Putting a financial value on volunteering – an activity that is defined by the fact that it is unpaid – remains somewhat controversial. However, it can also be a helpful way to get a sense of the scale of its value. Figures tend to be calculated by attributing an hourly wage, and multiplying this by the total number of hours contributed by volunteers over a year, nationally. Here are some recent estimates:
- The Office for National Statistics recently estimated the annual value of regular formal volunteering to be £23.9 billion.
- Earlier work by Volunteering England put the annual output figure for all formal and informal volunteers at £45.1 billion. See a breakdown of this research.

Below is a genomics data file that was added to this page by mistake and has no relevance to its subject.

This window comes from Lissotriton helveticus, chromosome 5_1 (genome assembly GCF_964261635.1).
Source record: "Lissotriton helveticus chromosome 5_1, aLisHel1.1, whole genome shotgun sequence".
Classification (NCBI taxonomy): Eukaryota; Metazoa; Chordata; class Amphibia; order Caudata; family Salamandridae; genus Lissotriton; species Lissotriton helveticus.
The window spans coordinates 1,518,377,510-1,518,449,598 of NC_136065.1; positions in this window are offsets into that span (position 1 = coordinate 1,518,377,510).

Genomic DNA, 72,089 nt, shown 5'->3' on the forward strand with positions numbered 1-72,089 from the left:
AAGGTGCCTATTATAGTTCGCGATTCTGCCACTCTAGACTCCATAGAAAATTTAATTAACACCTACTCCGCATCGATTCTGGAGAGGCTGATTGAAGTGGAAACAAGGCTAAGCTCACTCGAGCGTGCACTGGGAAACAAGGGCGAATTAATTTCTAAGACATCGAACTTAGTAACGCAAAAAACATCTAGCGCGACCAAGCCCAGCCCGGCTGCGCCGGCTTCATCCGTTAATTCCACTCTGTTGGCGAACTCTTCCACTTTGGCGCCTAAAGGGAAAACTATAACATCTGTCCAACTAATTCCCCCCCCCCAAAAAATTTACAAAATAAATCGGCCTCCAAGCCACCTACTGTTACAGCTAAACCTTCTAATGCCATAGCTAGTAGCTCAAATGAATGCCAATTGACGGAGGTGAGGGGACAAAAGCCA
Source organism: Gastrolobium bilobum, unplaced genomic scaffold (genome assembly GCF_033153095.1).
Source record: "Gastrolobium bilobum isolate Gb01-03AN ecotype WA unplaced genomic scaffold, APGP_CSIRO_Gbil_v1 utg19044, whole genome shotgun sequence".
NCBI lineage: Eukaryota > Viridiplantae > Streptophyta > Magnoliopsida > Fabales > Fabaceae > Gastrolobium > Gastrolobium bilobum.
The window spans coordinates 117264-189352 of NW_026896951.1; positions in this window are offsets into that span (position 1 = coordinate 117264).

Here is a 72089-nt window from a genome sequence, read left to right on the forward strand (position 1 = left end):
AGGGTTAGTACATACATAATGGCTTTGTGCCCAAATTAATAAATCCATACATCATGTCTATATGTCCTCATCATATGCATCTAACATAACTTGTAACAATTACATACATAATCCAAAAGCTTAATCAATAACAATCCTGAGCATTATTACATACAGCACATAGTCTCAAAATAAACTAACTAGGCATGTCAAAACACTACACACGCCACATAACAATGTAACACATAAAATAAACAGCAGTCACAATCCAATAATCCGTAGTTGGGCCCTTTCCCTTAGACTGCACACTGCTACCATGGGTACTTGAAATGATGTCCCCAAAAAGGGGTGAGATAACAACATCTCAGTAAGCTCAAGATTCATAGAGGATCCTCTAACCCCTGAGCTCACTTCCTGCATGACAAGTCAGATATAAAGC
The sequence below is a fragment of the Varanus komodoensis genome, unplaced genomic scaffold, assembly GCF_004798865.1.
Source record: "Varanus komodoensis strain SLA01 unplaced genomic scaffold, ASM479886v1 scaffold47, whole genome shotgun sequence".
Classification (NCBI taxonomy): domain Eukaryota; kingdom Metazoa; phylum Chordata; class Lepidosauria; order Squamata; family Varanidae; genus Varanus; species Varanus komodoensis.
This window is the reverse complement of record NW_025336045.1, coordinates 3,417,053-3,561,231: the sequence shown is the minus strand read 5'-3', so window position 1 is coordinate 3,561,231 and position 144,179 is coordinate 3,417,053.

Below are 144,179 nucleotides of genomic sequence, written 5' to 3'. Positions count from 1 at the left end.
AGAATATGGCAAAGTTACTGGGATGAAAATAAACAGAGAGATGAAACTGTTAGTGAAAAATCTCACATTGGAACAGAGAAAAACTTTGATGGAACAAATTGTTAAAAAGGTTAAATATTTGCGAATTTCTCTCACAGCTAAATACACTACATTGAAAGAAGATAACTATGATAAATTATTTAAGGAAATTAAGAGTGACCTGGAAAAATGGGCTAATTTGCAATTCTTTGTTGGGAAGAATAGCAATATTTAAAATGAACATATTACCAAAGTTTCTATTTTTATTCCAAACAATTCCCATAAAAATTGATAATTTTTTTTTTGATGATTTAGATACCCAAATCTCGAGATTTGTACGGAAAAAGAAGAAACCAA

- The DWP and the Cabinet Office recently estimated that the wellbeing value to frequent formal volunteers themselves is around £70 billion per year. Download the working paper (PDF, 335KB).
- Research by the Join In Trust in 2014 estimated the total annual financial value of sports-based volunteering alone to be £53 billion. Read their report 'Hidden Diamonds' here.
Read the blog post ‘It’s the economic value, stupid’ by Matthew Hill for an analysis of how some of the above figures were calculated.
Read the blog post ‘Five things you need to know about calculating the economic value of volunteering’ by Jakub Dostál and Marek Vyskočil’, two researchers from the Czech Republic who won the 'best paper in the new researchers' session at the 2014 Voluntary Sector and Volunteering Research conference.
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